LONDON (Reuters) - The Paralympic movement will continue to thrive and grow despite Oscar Pistorius being charged with murdering his girlfriend, International Paralympic Committee (IPC) president Philip Craven told Reuters on Tuesday.
“Blade Runner” Pistorius, born without a fibula in both legs yet still one of the most high-profile athletes in either able-bodied and Paralympic sport, is accused of murdering Reeva Steenkamp at his Pretoria home early last Thursday.
Craven spoke of his “shock and disbelief” at the news of the arrest of the South African, who appeared in court for a bail hearing on Tuesday, and said he had only just got his “head around the whole situation”.
He said, however, that the accusations against Pistorius will not prevent disabled sport building on the momentum and goodwill generated by London 2012, an event that smashed ticket-sales targets and was more widely broadcast than any previous Paralympics.
“Yes, we are here today discussing this terrible tragedy in South Africa, but the Paralympic movement is very much alive and well,” Craven, who is currently in La Molina in the Spanish Pyrenees for the IPC Alpine skiing world championships, said in a telephone interview.
“This afternoon I am writing to all our members, 180 national Paralympic committees. I shall be informing them of the emotional roller coaster that I have been on these last five days...and then reiterating the momentum from London will continue despite this news.”
Pistorius was the main attraction heading into last year’s Paralympic Games after a battle to compete against able-bodied athletes ended in him becoming the first man to compete in both Olympic and Paralympic track events.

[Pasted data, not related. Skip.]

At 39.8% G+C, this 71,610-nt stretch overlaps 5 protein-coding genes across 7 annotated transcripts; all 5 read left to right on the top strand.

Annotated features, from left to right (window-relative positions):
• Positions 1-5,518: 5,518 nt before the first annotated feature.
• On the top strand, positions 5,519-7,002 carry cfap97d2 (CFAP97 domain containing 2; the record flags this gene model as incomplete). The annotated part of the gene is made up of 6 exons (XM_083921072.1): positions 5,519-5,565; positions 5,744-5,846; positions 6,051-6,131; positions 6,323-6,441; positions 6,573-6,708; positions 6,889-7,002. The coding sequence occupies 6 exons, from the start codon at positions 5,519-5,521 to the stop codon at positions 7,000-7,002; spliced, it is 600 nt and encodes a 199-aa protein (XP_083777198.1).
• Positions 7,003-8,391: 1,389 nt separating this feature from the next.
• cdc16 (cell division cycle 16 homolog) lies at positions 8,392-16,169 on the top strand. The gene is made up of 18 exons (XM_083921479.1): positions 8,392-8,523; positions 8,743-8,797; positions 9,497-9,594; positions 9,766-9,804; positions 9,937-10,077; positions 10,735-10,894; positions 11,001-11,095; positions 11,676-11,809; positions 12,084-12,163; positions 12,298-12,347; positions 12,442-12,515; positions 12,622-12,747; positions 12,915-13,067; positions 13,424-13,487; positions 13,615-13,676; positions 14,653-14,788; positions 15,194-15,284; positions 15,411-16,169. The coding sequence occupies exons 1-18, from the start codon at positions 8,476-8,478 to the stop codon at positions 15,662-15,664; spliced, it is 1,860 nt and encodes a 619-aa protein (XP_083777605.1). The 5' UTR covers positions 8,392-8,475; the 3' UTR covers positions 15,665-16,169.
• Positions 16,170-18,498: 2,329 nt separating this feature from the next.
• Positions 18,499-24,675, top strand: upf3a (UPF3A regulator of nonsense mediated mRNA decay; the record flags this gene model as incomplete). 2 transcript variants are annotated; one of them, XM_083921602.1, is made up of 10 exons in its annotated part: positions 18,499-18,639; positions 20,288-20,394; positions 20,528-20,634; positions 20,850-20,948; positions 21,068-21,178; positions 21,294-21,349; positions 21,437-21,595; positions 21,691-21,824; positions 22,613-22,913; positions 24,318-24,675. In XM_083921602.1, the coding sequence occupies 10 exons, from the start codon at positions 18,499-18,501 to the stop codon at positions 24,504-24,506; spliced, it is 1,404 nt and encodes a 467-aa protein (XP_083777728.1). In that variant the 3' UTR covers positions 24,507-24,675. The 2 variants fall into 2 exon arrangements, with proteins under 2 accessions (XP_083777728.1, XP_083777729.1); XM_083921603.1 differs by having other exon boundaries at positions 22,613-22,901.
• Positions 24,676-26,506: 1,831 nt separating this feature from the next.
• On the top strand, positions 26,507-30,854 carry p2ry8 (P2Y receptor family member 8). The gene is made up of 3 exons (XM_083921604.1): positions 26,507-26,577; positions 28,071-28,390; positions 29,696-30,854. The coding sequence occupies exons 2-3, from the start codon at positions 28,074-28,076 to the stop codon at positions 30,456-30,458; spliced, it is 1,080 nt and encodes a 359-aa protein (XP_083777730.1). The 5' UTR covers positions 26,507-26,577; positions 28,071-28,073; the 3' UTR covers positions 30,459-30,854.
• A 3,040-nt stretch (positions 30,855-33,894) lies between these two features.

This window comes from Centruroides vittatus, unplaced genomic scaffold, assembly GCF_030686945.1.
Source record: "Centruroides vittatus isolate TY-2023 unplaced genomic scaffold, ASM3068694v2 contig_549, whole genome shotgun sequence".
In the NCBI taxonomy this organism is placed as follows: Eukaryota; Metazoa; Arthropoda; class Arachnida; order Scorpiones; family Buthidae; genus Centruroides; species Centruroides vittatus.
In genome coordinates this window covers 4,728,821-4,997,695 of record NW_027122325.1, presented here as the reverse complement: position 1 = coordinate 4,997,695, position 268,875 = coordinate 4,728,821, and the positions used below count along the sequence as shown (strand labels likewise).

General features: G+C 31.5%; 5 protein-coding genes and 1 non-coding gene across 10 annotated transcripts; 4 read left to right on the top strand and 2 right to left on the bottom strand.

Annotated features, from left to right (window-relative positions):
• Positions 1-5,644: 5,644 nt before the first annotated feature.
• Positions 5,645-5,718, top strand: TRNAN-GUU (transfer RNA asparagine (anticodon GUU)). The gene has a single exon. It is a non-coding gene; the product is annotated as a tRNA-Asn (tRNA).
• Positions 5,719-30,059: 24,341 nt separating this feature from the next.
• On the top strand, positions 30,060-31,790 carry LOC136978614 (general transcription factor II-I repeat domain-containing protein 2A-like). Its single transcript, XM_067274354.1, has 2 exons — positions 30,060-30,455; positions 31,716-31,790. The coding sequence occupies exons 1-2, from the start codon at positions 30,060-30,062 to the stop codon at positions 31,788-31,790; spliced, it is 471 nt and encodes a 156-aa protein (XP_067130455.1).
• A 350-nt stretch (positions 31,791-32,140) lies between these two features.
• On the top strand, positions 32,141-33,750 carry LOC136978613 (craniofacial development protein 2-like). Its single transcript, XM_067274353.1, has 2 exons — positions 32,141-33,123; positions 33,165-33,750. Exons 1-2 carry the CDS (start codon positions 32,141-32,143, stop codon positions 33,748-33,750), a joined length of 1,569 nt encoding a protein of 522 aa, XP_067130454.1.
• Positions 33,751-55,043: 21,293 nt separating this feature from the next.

He suffered the disappointment of defending only one of the three gold medals he won in Beijing four years before and drew controversy when he complained about the length of his opponent’s prosthetics after losing in the 200m final to Brazil’s Alan Oliveira.
“Pistorius was an immense draw for Paralympic and world sport...He wanted to run against the fastest people on earth,” said Craven.
”I was asked prior to London about the Pistorius effect and my response was, ‘Listen, there are 4,200 athletes coming to London and each of them will put in great performances and have amazing personal stories to tell’.
“It was not just the Pistorius show... and the exciting point is now instead of maybe one main focal point in internationals, there are going to be many stars of Paralympic sport around the world.”
In many ways, Pistorius had already been dislodged from his pedestal as the undisputed elite athlete within the Paralympic movement and Craven says there are others who can come through and take on his mantle.
“I think if you look at what Alan Oliveira did in London and with the next summer Games being in Brazil, I think that already you have an individual there who is being very much talked about,” he said.
Since London, the IPC has signed a new deal with British broadcaster Channel 4 to screen the Rio Games and announced a grand prix series for disabled athletes that has been described as a Paralympic version of the Diamond League.
Craven was adamant that relationships with commercial partners would not be derailed by the Pistorius case.
“I don’t foresee that at all. I just see us building on the momentum London had which is very much still there,” Craven said.
”We have already been in contact with our sponsors, understandably and they really are making the same differentiation between the performance of Paralympic athletes and this tragedy that has taken place in South Africa.
“I know our sponsors are with us. This being a world championship year in many sports... (it) is a great opportunity in 2013 to get Paralympic sport back on the TV screens.”
Reporting by Toby Davis; editing by Alan Baldwin